Beware of exaggerated claims of climate harm
Exaggerated claims about the harms of global warming are the stock-in-trade not only of the Trudeau government and publicly-funded climate institutes in Canada, but of many others in various quarters. In a recent Econ Journal Watch article, David Barker, a former University of Chicago professor and former Federal Reserve Bank of New York economist, said “at least a few economists at the Federal Reserve seem bent on showing that climate change will hurt economic growth.” But their research—or at least some of it—is flawed.
Barker’s article rebuts a paper by economist Michael T. Kiley, published by the Board of Governors of the Federal Reserve in 2021, which claims “the effects of temperature on downside risks to economic growth are large and robust.” Kiley’s paper was widely cited, but as Barker writes, Kiley’s primary result—“that the effect of temperature is larger when growth is low than when it is high”—is actually statistically insignificant.
Writing in the Wall Street Journal, Barker identified a significant problem with Kiley’s research: “Each country in the sample had equal weight in the analysis. China had the same weight as St. Vincent though China’s population is 13,000 times as large.” So flimsy were Kiley’s results that they disappeared when Rwanda, Equatorial Guinea and similar countries accounting for less than 1 per cent of global GDP were omitted. “Kiley’s analysis,” Barker concluded, “demonstrates nothing about the effect of climate change on economic growth.”
Barker’s latest Econ Journal Watch article followed one published last year, which commented on a study first published in 2018 by the Federal Reserve Bank of Richmond. Like the Kiley study, it purported to show rising temperatures significantly reduce economic growth. But Barker found the study’s result “comes from using an extreme estimate of warming multiplied by a statistically insignificant coefficient that changes sign when estimated with a different source of data.” So the study result was meaningless.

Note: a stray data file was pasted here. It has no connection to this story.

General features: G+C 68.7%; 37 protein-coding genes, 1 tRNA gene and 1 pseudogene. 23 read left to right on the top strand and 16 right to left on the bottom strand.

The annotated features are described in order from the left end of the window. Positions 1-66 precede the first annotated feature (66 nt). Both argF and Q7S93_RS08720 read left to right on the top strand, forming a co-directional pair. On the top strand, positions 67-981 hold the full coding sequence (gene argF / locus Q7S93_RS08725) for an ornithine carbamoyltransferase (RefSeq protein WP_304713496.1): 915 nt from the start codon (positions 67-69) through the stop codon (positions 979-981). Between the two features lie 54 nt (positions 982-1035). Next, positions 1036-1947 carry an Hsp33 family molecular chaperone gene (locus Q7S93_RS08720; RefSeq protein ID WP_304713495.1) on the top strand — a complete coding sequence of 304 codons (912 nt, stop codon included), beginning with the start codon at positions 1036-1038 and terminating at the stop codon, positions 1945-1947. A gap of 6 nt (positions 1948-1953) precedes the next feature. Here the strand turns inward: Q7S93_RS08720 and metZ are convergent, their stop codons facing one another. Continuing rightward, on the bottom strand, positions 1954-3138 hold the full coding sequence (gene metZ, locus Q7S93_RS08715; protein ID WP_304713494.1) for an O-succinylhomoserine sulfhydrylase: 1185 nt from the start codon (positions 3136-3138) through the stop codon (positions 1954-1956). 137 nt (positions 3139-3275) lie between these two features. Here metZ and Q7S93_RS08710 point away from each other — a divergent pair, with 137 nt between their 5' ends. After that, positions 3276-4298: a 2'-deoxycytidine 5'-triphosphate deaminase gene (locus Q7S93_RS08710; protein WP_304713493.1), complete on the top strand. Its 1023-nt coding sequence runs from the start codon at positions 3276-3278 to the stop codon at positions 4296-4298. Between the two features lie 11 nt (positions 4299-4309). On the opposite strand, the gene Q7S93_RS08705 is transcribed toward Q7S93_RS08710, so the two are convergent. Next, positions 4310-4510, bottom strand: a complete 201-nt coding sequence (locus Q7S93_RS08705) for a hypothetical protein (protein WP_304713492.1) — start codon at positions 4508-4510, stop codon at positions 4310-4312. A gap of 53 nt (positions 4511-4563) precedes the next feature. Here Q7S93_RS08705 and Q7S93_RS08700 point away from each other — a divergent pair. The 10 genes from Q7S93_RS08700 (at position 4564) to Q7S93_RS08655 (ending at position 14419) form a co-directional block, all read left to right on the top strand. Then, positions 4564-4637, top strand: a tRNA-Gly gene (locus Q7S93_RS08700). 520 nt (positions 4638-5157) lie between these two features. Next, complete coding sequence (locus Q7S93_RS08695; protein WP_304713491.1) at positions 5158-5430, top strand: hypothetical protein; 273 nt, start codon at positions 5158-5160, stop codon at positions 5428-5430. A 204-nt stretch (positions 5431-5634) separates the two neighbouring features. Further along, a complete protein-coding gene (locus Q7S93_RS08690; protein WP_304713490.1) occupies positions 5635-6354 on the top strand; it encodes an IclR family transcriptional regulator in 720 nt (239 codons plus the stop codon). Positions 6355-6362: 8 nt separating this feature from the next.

To be fair, many studies do find global warming will reduce GDP. However, claims of very severe economic harm, as in Kiley’s study whose results “suggest the growth at risk from climate change is large” and the CHP study, which suggested “rising temperatures could reduce U.S. economic growth by up to one-third over the next century,” are not supported by research. In fact, the mainstream science suggests the economic harms of climate change are modest, even in the very long term.
Best estimates are that climate change will reduce GDP by a low- to mid-single digit percentage by 2100, even using pessimistic assumptions. Yet it’s by no means assured that climate change’s effects on economic growth are or will be negative at all. New data are always becoming available, and econometric modelling requires a great deal of art in addition to science, so that even reanalysis of existing data may yield very different results.
There is, in fact, good evidence showing the effect of climate change on economic growth will likely be insignificant and may even be positive. And there’s significant variation in the effect of climate change across regions. Countries with cold climates, such as Canada, stand to benefit economically from higher temperatures, at least in the short term. These are important facts to keep in mind whenever politicians, activists or academics claim that climate change has severe and immediate negative economic effects.